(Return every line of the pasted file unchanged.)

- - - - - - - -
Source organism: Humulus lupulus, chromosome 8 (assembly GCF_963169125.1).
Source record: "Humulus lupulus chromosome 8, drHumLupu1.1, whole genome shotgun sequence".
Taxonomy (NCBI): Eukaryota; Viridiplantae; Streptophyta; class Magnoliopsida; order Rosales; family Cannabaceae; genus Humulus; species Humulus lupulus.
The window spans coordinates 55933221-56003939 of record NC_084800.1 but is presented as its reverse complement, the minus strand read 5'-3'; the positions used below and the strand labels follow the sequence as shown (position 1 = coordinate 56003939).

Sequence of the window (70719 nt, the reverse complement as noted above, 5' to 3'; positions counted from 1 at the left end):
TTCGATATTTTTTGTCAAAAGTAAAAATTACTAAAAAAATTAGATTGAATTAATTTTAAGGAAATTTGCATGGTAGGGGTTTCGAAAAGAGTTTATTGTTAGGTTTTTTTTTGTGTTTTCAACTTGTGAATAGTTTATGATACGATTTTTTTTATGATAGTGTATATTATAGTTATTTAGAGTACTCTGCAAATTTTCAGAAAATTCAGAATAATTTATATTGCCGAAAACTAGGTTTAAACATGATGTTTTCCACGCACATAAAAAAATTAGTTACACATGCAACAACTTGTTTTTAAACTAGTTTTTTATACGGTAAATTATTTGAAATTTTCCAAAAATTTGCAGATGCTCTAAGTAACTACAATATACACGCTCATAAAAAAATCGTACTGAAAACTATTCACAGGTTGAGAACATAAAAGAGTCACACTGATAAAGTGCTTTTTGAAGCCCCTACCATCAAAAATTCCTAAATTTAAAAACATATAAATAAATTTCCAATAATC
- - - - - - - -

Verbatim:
Source organism: Humulus lupulus, chromosome 8 (assembly GCF_963169125.1).
Source record: "Humulus lupulus chromosome 8, drHumLupu1.1, whole genome shotgun sequence".
Taxonomy (NCBI): Eukaryota; Viridiplantae; Streptophyta; class Magnoliopsida; order Rosales; family Cannabaceae; genus Humulus; species Humulus lupulus.
The window spans coordinates 55933221-56003939 of record NC_084800.1 but is presented as its reverse complement, the minus strand read 5'-3'; the positions used below and the strand labels follow the sequence as shown (position 1 = coordinate 56003939).

Sequence of the window (70719 nt, the reverse complement as noted above, 5' to 3'; positions counted from 1 at the left end):
TTCGATATTTTTTGTCAAAAGTAAAAATTACTAAAAAAATTAGATTGAATTAATTTTAAGGAAATTTGCATGGTAGGGGTTTCGAAAAGAGTTTATTGTTAGGTTTTTTTTTGTGTTTTCAACTTGTGAATAGTTTATGATACGATTTTTTTTATGATAGTGTATATTATAGTTATTTAGAGTACTCTGCAAATTTTCAGAAAATTCAGAATAATTTATATTGCCGAAAACTAGGTTTAAACATGATGTTTTCCACGCACATAAAAAAATTAGTTACACATGCAACAACTTGTTTTTAAACTAGTTTTTTATACGGTAAATTATTTGAAATTTTCCAAAAATTTGCAGATGCTCTAAGTAACTACAATATACACGCTCATAAAAAAATCGTACTGAAAACTATTCACAGGTTGAGAACATAAAAGAGTCACACTGATAAAGTGCTTTTTGAAGCCCCTACCATCAAAAATTCCTAAATTTAAAAACATATAAATAAATTTCCAATAATC